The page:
Disdyakis triacontahedron

Disdyakis triacontahedron
Disdyakis triacontahedron
(Click here for rotating model)
Type Catalan
Conway notation mD or dbD
Coxeter diagram CDel node f1.pngCDel 5.pngCDel node f1.pngCDel 3.pngCDel node f1.png
Face polygon DU28 facets.png
scalene triangle
Faces 120
Edges 180
Vertices 62 = 12 + 20 + 30
Face configuration V4.6.10
Symmetry group Ih, H3, [5,3], (*532)
Rotation group I, [5,3]+, (532)
Dihedral angle 164° 53' 17"
Dual polyhedron truncated icosidodecahedron
Properties convex, face-transitive
Disdyakis triacontahedron
Net

In geometry, a disdyakis triacontahedron, hexakis icosahedron, decakis dodecahedron or kisrhombic triacontahedron[1] is a Catalan solid with 120 faces and the dual to the Archimedean truncated icosidodecahedron. As such it is face uniform but with irregular face polygons. It slightly resembles an inflated rhombic triacontahedron—if one replaces each face of the rhombic triacontahedron with a single vertex and four triangles in a regular fashion one ends up with a disdyakis triacontahedron. That is, the disdyakis triacontahedron is the Kleetope of the rhombic triacontahedron. It also has the most faces among the Archimedean and Catalan solids, with the snub dodecahedron, with 92 faces, in second place.

If the bipyramids and the trapezohedra are excluded, the disdyakis triacontahedron has the most faces of any other strictly convex polyhedron where every face of the polyhedron has the same shape.

Projected into a sphere, the edges of a disdyakis triacontahedron define 15 great circles. Buckminster Fuller used these 15 great circles, along with 10 and 6 others in two other polyhedra to define his 31 great circles of the spherical icosahedron.

SymmetryEdit

The edges of the polyhedron projected onto a sphere form 15 great circles, and represent all 15 mirror planes of reflective Ih icosahedral symmetry, as shown in this image. Combining pairs of light and dark triangles define the fundamental domains of the nonreflective (I) icosahedral symmetry. The edges of a compound of five octahedra also represent the 10 mirror planes of icosahedral symmetry.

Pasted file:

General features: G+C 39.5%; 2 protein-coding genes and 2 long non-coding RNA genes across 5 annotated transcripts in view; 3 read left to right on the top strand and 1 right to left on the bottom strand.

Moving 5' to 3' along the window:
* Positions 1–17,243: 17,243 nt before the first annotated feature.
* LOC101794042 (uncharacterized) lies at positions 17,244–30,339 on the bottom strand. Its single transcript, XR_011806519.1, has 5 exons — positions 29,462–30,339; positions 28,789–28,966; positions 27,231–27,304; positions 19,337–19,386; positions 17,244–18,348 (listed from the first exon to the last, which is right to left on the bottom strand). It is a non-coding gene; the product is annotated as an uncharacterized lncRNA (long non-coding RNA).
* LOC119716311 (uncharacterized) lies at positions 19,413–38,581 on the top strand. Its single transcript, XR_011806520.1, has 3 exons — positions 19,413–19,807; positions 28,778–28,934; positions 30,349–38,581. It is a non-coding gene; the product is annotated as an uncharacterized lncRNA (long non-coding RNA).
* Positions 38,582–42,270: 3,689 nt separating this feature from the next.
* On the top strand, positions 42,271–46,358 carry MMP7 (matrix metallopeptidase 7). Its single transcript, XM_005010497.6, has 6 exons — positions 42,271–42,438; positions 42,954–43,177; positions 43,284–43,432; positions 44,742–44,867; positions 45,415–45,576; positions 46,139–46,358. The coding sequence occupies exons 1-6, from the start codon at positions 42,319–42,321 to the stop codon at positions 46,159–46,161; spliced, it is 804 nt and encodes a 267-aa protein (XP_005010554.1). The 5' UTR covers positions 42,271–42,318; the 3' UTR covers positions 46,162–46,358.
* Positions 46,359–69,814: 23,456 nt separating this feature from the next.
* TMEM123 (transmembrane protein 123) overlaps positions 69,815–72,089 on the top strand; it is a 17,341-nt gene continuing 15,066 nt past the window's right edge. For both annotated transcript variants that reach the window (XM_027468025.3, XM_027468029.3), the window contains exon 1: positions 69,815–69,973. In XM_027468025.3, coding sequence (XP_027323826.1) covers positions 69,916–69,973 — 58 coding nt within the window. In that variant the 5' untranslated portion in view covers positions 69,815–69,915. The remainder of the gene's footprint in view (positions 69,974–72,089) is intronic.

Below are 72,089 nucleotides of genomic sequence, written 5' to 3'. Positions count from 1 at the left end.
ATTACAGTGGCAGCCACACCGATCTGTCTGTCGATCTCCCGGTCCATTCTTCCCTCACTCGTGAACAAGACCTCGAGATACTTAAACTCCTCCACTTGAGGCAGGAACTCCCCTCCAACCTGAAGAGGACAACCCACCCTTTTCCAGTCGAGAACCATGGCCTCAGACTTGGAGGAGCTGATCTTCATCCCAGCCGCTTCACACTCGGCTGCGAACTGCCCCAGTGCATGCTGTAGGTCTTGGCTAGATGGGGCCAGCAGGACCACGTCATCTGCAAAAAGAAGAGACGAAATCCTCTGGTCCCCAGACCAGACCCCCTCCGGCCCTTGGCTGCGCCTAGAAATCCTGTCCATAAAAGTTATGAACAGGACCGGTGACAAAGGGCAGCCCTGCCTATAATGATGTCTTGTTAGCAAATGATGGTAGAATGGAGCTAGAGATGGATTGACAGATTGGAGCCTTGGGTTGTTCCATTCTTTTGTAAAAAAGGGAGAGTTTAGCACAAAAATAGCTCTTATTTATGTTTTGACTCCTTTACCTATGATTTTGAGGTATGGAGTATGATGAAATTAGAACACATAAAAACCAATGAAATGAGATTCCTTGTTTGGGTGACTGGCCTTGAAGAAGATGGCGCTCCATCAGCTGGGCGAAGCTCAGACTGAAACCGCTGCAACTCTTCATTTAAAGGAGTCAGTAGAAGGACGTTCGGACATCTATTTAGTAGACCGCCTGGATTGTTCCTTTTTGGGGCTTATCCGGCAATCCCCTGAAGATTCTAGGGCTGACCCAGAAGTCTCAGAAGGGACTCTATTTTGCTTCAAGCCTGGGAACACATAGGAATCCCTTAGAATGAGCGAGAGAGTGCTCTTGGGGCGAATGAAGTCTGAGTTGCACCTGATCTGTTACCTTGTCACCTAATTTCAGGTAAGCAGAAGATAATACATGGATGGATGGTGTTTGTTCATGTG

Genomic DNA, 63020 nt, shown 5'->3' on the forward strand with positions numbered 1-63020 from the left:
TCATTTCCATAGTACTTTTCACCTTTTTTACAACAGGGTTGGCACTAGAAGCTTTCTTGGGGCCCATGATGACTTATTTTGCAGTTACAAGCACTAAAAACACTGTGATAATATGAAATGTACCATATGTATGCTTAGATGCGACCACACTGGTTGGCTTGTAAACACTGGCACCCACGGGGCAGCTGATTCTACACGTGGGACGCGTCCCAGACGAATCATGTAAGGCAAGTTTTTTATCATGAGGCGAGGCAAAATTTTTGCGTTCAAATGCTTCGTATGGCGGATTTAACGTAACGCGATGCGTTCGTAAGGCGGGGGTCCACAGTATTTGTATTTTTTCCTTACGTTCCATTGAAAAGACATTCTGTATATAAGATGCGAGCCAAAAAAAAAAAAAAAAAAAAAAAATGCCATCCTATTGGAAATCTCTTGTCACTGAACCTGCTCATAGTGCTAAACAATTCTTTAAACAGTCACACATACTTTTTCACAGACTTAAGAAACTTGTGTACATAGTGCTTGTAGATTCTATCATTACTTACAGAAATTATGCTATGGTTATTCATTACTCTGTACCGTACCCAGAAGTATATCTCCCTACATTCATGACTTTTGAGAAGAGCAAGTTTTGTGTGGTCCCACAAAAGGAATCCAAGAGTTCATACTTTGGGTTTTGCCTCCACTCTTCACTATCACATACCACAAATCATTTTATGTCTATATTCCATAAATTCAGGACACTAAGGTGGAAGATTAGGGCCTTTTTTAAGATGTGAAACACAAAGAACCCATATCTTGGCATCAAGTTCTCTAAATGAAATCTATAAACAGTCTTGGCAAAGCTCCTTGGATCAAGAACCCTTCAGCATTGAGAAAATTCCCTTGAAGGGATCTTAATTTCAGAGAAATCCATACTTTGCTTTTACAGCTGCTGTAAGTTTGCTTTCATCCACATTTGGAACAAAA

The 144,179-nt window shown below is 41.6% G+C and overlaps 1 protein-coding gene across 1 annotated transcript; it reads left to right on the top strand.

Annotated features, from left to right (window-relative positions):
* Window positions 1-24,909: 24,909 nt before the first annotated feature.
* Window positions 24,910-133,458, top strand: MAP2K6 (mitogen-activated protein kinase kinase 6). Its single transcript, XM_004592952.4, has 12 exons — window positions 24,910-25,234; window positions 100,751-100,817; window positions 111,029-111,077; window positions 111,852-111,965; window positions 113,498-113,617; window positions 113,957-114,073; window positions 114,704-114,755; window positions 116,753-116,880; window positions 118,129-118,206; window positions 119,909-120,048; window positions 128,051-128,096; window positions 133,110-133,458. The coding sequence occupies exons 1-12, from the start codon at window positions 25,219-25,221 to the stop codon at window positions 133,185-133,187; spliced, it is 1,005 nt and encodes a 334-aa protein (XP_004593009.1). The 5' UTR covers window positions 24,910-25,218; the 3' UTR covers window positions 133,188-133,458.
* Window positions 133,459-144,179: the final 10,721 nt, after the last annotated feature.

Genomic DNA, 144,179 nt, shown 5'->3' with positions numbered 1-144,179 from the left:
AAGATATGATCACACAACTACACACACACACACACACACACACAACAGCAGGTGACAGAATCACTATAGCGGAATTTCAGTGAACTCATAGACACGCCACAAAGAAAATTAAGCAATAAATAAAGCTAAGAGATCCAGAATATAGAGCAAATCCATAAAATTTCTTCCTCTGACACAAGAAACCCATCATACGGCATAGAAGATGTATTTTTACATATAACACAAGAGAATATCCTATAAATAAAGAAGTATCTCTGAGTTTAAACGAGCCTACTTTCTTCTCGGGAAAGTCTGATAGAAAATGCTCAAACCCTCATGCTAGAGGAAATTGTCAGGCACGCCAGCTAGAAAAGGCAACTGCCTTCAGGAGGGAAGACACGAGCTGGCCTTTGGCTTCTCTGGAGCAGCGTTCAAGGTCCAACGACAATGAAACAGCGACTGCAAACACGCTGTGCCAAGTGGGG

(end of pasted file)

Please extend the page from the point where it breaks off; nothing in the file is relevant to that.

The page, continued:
Disdyakis triacontahedron
 
Dodecahedron
 
Icosahedron
 
Rhombic triacontahedron
Spherical
 
Alternately colored
 
Edges as great circles
 
compound of five octahedra

Orthogonal projectionsEdit

The disdyakis triacontahedron has three types of vertices which can be centered in orthogonally projection:

Orthogonal projections
Projective
symmetry
[2] [6] [10]
Image      
Dual
image
     

UsesEdit

 
Disdyakis triacontahedron on a dodecahedron

The disdyakis triacontahedron, as a regular dodecahedron with pentagons divided into 10 triangles each, is considered the "holy grail" for combination puzzles like the Rubik's cube. This unsolved problem, often called the "big chop" problem, currently has no satisfactory mechanism. It is the most significant unsolved problem in mechanical puzzles.[2]

This shape was used to create d120 dice using 3D printing.[3] More recently, the Dice Lab has used the Disdyakis triacontahedron to mass market an injection moulded 120 sided die.[4] It is claimed that the d120 is the largest number of possible faces on a fair dice, aside from infinite families (such as right regular prisms, bipyramids, and trapezohedra) that would be impractical in reality due to the tendency to roll for a long time.[5]

Related polyhedraEdit

Related polyhedra and tilingsEdit

   
Polyhedra similar to the disdyakis triacontahedron are duals to the Bowtie icosahedron and dodecahedron, containing extra pairs of triangular faces.[6]

It is topologically related to a polyhedra sequence defined by the face configuration V4.6.2n. This group is special for having all even number of edges per vertex and form bisecting planes through the polyhedra and infinite lines in the plane, and continuing into the hyperbolic plane for any n ≥ 7.

With an even number of faces at every vertex, these polyhedra and tilings can be shown by alternating two colors so all adjacent faces have different colors.

Each face on these domains also corresponds to the fundamental domain of a symmetry group with order 2,3,n mirrors at each triangle face vertex. This is *n32 in orbifold notation, and [n,3] in Coxeter notation.

ReferencesEdit

  • Williams, Robert (1979). The Geometrical Foundation of Natural Structure: A Source Book of Design. Dover Publications, Inc. ISBN 0-486-23729-X. (Section 3-9)
  • Wenninger, Magnus (1983), Dual Models, Cambridge University Press, doi:10.1017/CBO9780511569371, ISBN 978-0-521-54325-5, MR 0730208 (The thirteen semiregular convex polyhedra and their duals, Page 25, Disdyakistriacontahedron )
  • The Symmetries of Things 2008, John H. Conway, Heidi Burgiel, Chaim Goodman-Strass, ISBN 978-1-56881-220-5 [1] (Chapter 21, Naming the Archimedean and Catalan polyhedra and tilings, page 285, kisRhombic triacontahedron )

External linksEdit